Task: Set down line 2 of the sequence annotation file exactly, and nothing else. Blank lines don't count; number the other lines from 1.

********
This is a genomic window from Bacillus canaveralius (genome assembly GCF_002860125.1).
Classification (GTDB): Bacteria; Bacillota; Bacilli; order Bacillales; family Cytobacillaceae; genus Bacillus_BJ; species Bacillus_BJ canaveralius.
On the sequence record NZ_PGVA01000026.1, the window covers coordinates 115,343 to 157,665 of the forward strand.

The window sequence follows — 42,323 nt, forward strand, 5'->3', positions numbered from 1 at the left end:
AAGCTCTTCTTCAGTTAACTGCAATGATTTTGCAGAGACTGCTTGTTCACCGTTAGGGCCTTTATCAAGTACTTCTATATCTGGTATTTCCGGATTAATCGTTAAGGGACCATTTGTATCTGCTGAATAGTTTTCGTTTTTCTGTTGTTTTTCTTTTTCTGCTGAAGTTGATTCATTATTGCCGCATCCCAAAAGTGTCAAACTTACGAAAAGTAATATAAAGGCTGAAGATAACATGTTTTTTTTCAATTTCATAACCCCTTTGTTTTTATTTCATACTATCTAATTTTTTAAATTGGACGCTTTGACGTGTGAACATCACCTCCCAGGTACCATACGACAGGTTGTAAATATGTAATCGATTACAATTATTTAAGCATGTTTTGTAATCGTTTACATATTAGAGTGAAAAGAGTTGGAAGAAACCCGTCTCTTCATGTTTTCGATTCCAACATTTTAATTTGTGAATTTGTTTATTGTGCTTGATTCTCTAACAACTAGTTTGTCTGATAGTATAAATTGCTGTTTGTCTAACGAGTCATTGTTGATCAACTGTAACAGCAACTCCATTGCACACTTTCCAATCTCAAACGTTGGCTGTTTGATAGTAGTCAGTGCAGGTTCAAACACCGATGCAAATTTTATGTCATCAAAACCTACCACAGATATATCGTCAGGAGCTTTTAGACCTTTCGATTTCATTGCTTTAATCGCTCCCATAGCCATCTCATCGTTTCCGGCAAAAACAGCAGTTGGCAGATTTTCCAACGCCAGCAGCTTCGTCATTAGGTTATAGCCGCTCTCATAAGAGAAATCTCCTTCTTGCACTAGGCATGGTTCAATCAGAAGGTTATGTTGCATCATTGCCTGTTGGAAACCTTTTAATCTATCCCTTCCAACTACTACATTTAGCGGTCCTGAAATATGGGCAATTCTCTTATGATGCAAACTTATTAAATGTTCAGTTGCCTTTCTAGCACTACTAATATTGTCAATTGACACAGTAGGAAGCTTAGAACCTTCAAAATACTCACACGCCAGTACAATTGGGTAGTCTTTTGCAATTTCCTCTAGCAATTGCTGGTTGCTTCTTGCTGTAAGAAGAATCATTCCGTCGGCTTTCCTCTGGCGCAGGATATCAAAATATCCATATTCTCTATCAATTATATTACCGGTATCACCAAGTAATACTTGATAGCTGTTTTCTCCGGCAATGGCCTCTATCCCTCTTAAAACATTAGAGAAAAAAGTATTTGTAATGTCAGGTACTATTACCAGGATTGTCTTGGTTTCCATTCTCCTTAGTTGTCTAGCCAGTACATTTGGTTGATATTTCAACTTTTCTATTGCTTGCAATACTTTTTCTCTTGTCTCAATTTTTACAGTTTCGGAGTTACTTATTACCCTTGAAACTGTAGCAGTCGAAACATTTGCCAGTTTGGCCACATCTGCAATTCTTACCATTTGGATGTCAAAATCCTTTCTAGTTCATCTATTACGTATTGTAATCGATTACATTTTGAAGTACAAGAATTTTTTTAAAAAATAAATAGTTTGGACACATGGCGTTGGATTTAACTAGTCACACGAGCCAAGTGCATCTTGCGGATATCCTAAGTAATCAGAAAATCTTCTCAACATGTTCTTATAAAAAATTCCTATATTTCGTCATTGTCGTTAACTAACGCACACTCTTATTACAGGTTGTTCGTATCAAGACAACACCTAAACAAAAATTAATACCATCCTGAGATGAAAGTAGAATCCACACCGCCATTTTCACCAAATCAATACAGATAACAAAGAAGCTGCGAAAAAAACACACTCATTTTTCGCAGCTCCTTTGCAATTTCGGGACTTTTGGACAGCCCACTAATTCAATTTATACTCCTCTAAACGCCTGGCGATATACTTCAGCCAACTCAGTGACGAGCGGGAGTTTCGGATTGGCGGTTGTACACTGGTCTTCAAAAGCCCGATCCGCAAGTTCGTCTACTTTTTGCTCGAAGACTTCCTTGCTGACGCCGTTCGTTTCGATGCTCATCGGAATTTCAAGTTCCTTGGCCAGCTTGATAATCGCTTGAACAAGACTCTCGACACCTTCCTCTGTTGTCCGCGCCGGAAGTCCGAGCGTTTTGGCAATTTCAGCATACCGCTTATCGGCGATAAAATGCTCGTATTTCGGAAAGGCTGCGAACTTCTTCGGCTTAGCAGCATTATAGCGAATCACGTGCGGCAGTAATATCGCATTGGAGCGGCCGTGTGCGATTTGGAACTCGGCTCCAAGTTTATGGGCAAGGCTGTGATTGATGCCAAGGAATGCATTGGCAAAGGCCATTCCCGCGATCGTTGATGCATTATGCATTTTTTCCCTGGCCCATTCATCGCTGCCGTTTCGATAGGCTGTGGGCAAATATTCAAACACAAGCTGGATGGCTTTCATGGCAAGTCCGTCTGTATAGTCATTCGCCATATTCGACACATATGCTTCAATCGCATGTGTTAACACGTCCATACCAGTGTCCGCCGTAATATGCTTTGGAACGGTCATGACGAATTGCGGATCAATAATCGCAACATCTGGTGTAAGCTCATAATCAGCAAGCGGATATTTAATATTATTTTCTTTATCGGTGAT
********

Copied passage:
Classification (GTDB): Bacteria; Bacillota; Bacilli; order Bacillales; family Cytobacillaceae; genus Bacillus_BJ; species Bacillus_BJ canaveralius.